As of Oct. 31, 2022, the Stewardship Fund, which directs up to $30 million in ASCP funding to complete site closure work in First Nations communities with inactive oil and gas wells, had issued over $29 million in work packages on Reserve lands, with over $24 million in site closure work completed or underway. The Fund is set to conclude on March 15, 2023.

The administration of the Credit Pool and Stewardship Fund is co-led by the Saskatchewan First Nations Natural Resources Centre of Excellence and is supported by a collaboration agreement with the Saskatchewan Research Council.

“The ASCP has provided opportunities for many Indigenous companies across Saskatchewan. We thank the Government of Saskatchewan for the partnership and the inclusion of our EXPORT Database platform, which has helped to connect Indigenous contractors and workers to the program, delivering upwards of $80M in site closure work to Indigenous companies and communities,” President and CEO of the Saskatchewan First Nations Natural Resources Centre of Excellence Sheldon Wuttunee said. “We look forward to finding continued opportunities for Indigenous service companies following the conclusion of the ASCP.”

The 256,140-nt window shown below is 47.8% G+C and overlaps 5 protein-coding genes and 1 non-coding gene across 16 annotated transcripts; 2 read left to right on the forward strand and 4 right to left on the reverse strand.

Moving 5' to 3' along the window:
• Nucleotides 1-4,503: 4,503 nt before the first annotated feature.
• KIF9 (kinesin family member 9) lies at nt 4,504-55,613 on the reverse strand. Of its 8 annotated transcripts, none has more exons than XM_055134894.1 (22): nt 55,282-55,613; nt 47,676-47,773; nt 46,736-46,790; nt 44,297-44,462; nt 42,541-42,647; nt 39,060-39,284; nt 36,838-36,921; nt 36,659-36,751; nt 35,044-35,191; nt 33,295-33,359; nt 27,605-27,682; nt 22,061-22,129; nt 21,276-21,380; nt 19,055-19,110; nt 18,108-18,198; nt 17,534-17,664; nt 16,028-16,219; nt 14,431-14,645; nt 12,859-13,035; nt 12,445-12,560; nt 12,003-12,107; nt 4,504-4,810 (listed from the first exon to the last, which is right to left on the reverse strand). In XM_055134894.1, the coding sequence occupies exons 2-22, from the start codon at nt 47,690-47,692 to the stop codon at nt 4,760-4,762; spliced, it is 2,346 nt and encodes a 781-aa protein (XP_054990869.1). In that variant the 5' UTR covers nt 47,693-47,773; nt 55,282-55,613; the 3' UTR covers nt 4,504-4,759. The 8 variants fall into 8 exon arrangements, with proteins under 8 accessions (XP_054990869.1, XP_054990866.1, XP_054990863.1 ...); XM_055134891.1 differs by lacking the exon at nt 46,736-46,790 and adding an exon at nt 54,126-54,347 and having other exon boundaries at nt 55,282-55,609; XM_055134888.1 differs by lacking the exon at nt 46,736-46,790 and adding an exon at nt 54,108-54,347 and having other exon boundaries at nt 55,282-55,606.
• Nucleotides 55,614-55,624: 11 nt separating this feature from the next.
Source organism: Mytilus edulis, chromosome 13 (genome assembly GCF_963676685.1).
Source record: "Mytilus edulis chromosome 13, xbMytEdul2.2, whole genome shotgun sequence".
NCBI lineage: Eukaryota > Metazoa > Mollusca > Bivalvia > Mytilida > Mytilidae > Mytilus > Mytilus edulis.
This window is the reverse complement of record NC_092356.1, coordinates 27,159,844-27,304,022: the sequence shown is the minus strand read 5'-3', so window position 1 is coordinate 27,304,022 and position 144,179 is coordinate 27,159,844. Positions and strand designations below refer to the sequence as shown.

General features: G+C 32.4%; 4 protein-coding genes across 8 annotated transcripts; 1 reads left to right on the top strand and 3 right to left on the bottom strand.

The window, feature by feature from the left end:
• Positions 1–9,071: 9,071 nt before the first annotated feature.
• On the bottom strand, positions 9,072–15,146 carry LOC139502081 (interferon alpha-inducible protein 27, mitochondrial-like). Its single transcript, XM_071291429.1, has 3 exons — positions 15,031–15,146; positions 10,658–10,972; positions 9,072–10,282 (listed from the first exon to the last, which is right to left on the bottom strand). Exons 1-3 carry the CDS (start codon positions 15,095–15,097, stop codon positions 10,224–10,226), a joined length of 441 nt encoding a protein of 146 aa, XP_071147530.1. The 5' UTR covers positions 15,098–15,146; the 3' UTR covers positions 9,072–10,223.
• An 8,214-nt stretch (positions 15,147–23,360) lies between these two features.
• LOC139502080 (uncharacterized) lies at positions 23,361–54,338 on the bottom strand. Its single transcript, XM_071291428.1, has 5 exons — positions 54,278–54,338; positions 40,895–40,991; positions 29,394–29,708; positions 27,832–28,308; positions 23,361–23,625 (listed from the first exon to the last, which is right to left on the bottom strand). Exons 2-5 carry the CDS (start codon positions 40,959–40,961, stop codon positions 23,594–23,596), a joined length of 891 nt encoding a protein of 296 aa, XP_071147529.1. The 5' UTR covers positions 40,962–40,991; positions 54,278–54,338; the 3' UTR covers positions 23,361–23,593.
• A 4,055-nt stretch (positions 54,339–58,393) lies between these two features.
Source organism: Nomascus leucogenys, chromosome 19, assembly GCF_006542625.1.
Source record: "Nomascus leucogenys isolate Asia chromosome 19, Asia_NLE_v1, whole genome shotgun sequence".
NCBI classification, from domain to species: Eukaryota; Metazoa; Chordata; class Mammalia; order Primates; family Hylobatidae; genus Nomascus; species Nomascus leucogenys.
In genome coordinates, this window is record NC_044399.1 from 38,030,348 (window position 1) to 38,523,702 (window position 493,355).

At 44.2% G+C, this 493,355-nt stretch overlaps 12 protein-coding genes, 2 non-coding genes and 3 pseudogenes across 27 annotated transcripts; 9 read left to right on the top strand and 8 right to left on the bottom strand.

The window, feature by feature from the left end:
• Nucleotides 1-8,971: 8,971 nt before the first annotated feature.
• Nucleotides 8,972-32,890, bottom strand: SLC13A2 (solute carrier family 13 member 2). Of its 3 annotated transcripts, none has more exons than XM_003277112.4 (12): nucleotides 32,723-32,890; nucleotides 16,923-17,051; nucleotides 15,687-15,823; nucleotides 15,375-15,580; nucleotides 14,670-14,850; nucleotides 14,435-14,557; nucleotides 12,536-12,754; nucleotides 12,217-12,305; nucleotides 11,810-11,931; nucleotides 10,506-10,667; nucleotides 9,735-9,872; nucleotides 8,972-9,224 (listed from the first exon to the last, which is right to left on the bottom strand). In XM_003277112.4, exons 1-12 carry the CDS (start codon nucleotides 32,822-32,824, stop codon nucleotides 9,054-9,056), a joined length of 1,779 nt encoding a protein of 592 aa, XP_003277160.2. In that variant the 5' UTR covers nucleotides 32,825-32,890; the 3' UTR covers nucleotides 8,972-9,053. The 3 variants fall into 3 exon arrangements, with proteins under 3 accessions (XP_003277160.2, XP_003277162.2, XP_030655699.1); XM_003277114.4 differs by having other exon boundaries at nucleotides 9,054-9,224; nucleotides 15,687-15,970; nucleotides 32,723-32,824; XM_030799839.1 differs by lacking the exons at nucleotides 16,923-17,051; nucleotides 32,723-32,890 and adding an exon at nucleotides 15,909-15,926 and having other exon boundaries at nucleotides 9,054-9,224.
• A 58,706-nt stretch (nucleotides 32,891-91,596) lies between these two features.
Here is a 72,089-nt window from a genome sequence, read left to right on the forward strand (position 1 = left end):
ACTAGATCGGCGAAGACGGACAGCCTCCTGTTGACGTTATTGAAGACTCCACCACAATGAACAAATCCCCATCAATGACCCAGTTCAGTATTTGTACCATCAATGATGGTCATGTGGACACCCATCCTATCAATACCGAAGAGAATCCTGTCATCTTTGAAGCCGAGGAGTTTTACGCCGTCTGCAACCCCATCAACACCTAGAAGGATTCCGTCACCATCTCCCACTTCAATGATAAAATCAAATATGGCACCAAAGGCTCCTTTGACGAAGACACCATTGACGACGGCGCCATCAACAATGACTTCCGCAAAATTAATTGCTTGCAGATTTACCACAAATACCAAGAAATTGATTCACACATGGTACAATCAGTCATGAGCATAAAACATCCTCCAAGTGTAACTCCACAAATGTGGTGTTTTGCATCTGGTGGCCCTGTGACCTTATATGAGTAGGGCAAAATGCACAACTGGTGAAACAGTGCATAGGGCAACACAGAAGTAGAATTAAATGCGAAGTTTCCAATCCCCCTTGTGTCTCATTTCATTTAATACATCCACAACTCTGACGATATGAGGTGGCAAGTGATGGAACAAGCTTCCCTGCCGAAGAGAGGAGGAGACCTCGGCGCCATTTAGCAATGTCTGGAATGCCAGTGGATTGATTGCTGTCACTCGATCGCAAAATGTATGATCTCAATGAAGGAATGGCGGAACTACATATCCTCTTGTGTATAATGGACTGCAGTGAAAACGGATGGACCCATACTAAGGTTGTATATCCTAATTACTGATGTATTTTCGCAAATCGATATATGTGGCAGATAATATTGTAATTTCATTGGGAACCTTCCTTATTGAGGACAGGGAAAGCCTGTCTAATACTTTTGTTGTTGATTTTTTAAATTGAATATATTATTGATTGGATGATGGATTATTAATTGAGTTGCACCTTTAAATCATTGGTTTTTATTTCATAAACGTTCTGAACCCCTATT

The ASCP is a $400 million stimulus program for Saskatchewan-based oil and gas service sector companies and workers and is funded through the federal government’s COVID-19 Economic Response Plan. As of Oct. 31, 2022, the program has paid out $338 million to over 850 Saskatchewan-based service companies, supporting an estimated 1,556 direct full-time equivalent jobs. 

The ASCP has seen the completion of 7,409 well abandonments, 3,422 flowline abandonments, 61 facility decommissions and more than 11,900 site remediation and reclamation activities. The program is set to end on March 15, 2023.

Saskatchewan Chamber of Commerce hosting business summit in 2023

On Nov. 28, 2022, the Saskatchewan Chamber of Commerce (SSC) announced it will be hosting the first-ever Food, Fuel, and Fertilizer Business Summit (FFFBS). This unique event takes place Feb. 14–15 at Prairieland Park in Saskatoon, Sask. The FFFBS is being put on in partnership with the Manitoba, Alberta and British Columbia Chambers of Commerce. 

“Western Canada has 85 per cent of the nation’s farmland and rich reserves of oil, uranium, and potash,” said Prabha Ramaswamy, CEO of the SCC. “Our world has changed dramatically because of COVID-19 and the Russian occupation of Ukraine. Western Canada is positioned to stabilize supply chain issues and support the world food insecurity crisis.”